Mine site closure and abandonment are becoming more severe and profound challenges for most stakeholders worldwide. Due to the substantial disruption caused by mining, post-mine closure differs significantly from non-mining restoration programs [1][2]. In this regard, closure is defined as restoring damaged sites to their initial states of productivity and self-sufficiency while recognising the site’s and the area’s beneficial uses [3]. Restoration aims to create a self-sufficient ecosystem that can sustain itself without outside intervention [4]. Numerous countries have enacted legislation mandating mining companies adhere to strict criteria for restored topsoil, vegetation, and water quality following mine rehabilitation [5]. To accomplish these tasks, comprehensive management is required. However, management is impossible without monitoring and measurement. Monitoring and measuring the progress of a mine closure program is one of the critical challenges for all stakeholders engaged in the project [6]. The type of information needed changes as the closure area develops, and stakeholders should be aware that the system is moving toward a stable, sustainable state and that its constituent parts are evolving correctly [6]. Scholars have reported [7][8] that within the life of a mine (LoM), especially in its closure and rehabilitation phases, keeping track of updates, progressively planning and managing operations, determining and managing risks, and achieving a social licence to operate are significant challenges for mining companies [7][8]. Hence, for the mining, administrative, and consulting sectors, having monitoring and interpreting tools that offer information on many of the difficulties encountered during mine closure would be invaluable [9]. Given the complexity of the systems being controlled, Tongway and Ludwig [9] refer to an integrated monitoring approach as a “toolbox” that employs several monitoring techniques during the project. This “toolbox” of methods can be used to demonstrate the evidence of achieving a predetermined completion requirement. Currently, neither regulators nor operators have an integrated software package to manage and continuously regulate crucial inputs and the process of generating a mine closure framework.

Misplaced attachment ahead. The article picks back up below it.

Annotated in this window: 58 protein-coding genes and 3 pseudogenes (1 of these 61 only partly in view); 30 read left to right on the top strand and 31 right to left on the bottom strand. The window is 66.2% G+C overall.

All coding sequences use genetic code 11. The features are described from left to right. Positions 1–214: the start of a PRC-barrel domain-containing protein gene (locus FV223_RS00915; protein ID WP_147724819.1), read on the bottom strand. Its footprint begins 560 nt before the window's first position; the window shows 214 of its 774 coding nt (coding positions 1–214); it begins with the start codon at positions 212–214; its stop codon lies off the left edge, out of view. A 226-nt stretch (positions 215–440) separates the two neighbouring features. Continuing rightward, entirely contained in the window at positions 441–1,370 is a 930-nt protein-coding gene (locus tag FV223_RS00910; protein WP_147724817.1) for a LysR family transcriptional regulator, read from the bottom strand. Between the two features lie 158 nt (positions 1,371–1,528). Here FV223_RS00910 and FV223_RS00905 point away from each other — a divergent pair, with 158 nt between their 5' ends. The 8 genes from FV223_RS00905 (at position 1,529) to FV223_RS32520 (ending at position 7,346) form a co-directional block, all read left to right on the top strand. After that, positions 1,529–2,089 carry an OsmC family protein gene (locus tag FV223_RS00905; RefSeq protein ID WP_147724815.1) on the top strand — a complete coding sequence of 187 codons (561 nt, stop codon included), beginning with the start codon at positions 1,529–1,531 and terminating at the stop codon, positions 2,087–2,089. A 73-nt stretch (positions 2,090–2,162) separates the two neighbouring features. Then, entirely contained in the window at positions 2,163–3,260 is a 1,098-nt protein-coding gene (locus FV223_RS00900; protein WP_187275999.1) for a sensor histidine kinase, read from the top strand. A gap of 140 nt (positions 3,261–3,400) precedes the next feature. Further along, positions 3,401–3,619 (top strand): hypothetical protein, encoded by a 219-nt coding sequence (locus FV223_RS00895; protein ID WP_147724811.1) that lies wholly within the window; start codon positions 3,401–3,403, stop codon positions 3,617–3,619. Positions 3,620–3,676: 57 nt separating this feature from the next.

In recent decades, several data collection techniques have been introduced by researchers. For acquiring precise terrain surfaces, survey methods like the Real-Time Kinematic Global Positioning System (RTK-GPS) and electronic distance measuring (Total Station) are frequently used [10]. However, because of the size of the field of interest, the time-consuming nature of terrestrial surveying, the risks associated with direct monitoring, and the difficulty of accessing some areas, terrestrial surveying is usually not an appropriate data collection method. Typically, three remote sensing methods—satellites, human-crewed aircraft, and unmanned aerial vehicles (UAVs)—can capture high-resolution photographs of vast areas [11]. Satellites may be constrained by insufficient spatial resolution, cloud cover, the running cycle, and the height of an orbit. Piloted planes may be constrained by airspace restrictions, sun angle and weather [12]. UAV-based remote sensing systems feature both common airborne characteristics and distinctive characteristics. The technology could well be utilised in high-risk regions or on windy days and can be swiftly and routinely operated. Despite this, the system’s limited coverage area results from its short battery life. UAVs can also operate close to their intended targets while collecting high-quality photos [13]. Therefore, UAV remote sensing is a versatile and effective method of getting high-resolution photographs. It offers precise information from low altitudes and is less expensive than satellites and human-crewed aircraft [14].